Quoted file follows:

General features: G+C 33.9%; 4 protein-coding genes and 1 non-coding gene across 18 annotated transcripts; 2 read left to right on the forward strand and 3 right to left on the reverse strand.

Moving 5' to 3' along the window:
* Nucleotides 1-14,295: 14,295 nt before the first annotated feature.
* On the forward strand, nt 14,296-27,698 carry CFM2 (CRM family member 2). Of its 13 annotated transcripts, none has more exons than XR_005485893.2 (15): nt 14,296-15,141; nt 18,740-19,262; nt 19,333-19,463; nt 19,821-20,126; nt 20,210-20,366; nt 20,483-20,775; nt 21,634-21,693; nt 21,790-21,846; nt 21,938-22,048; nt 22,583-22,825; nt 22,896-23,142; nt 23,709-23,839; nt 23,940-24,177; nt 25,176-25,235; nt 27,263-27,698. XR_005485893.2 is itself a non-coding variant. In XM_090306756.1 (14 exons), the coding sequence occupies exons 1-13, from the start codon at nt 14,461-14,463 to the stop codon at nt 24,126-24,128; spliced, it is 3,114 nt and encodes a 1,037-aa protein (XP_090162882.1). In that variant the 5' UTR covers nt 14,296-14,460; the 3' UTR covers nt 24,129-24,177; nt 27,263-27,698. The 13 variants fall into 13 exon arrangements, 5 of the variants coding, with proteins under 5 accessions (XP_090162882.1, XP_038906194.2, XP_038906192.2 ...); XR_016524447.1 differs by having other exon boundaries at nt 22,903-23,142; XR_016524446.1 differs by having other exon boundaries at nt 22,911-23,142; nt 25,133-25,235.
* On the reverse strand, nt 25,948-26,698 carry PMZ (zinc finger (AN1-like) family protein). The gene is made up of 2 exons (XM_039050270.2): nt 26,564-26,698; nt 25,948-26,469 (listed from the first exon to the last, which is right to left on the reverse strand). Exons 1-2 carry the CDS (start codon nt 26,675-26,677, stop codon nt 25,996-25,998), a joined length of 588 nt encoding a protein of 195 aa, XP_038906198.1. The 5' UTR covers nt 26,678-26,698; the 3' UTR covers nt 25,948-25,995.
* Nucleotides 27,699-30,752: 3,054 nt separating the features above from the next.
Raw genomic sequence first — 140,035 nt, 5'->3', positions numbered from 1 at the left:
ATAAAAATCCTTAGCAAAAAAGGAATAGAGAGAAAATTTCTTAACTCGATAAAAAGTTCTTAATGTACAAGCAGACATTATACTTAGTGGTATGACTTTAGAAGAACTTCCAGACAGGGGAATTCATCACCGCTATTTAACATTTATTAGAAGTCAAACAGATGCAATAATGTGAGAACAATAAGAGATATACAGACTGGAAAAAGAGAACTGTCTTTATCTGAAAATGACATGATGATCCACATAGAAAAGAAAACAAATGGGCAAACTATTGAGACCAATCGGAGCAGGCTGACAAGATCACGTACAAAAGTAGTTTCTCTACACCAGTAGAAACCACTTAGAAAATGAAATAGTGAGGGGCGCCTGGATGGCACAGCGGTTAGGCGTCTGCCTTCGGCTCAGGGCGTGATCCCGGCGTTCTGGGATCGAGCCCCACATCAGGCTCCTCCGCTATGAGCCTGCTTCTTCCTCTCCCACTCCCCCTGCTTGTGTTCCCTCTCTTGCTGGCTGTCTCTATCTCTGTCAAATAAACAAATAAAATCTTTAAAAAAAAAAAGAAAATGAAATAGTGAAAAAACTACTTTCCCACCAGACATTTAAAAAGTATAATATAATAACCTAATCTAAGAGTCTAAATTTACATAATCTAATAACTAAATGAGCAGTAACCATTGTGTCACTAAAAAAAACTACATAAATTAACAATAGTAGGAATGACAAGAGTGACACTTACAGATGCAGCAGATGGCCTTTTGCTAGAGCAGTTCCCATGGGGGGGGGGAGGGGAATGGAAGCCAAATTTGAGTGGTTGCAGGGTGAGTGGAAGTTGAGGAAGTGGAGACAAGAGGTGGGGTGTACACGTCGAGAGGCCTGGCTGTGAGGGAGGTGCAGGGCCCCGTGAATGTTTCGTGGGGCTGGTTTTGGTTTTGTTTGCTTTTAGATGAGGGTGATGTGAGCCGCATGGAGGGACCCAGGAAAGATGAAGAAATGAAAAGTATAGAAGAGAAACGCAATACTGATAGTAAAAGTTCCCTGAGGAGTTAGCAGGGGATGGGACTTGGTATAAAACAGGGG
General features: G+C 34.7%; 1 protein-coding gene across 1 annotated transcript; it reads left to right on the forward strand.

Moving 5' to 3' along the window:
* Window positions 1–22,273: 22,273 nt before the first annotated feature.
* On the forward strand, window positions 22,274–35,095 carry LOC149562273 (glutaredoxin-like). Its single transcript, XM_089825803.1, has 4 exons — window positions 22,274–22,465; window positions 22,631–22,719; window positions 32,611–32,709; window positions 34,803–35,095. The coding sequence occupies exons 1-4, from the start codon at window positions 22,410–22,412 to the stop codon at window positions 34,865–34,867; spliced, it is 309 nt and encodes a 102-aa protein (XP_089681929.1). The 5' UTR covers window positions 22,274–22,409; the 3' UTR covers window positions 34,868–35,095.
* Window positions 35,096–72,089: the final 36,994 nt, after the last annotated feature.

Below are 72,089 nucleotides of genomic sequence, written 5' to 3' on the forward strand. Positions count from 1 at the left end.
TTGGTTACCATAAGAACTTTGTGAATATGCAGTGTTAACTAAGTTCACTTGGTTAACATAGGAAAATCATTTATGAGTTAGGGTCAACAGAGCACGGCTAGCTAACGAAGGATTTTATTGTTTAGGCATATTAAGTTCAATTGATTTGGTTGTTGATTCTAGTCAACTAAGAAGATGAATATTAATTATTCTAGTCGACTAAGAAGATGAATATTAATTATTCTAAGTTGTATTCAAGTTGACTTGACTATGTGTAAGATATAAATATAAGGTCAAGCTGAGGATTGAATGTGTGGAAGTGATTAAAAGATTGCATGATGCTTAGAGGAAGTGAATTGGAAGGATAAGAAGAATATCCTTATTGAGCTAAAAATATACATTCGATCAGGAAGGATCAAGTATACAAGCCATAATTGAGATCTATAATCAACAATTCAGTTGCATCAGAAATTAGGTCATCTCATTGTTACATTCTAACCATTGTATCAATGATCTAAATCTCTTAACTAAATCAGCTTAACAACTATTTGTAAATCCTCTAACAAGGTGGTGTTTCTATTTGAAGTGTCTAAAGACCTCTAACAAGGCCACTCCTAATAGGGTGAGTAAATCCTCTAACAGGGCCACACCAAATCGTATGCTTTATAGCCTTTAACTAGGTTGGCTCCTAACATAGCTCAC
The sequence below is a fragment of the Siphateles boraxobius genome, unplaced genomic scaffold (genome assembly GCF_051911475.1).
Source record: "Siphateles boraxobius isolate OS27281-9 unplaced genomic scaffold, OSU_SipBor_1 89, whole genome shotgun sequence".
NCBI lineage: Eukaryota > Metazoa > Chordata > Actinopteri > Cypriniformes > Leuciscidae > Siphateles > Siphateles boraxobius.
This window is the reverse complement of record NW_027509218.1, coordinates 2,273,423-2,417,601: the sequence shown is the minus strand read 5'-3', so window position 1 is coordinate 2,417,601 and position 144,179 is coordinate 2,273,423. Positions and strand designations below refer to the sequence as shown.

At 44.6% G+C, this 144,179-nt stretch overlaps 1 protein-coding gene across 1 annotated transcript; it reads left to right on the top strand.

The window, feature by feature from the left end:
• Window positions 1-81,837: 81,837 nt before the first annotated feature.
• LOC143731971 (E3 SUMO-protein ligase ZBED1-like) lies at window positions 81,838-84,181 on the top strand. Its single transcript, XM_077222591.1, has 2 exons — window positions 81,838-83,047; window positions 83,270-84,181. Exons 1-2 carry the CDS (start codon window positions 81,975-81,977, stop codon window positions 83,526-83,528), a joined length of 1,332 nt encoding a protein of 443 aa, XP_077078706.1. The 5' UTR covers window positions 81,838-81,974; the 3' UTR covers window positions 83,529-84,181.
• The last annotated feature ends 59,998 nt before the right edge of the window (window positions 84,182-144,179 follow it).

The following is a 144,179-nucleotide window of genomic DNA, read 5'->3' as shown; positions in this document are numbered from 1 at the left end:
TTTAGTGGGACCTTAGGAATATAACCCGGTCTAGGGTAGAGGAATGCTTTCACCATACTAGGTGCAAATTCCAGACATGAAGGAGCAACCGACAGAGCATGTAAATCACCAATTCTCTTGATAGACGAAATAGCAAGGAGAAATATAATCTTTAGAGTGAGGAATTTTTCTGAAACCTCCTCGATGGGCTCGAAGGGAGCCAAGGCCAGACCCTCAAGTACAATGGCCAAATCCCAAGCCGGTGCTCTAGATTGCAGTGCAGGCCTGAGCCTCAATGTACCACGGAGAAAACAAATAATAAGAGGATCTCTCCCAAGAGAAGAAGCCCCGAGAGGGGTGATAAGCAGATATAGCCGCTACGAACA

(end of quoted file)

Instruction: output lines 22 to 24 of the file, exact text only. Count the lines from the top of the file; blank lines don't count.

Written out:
• Window positions 1-81,837: 81,837 nt before the first annotated feature.
• LOC143731971 (E3 SUMO-protein ligase ZBED1-like) lies at window positions 81,838-84,181 on the top strand. Its single transcript, XM_077222591.1, has 2 exons — window positions 81,838-83,047; window positions 83,270-84,181. Exons 1-2 carry the CDS (start codon window positions 81,975-81,977, stop codon window positions 83,526-83,528), a joined length of 1,332 nt encoding a protein of 443 aa, XP_077078706.1. The 5' UTR covers window positions 81,838-81,974; the 3' UTR covers window positions 83,529-84,181.
• The last annotated feature ends 59,998 nt before the right edge of the window (window positions 84,182-144,179 follow it).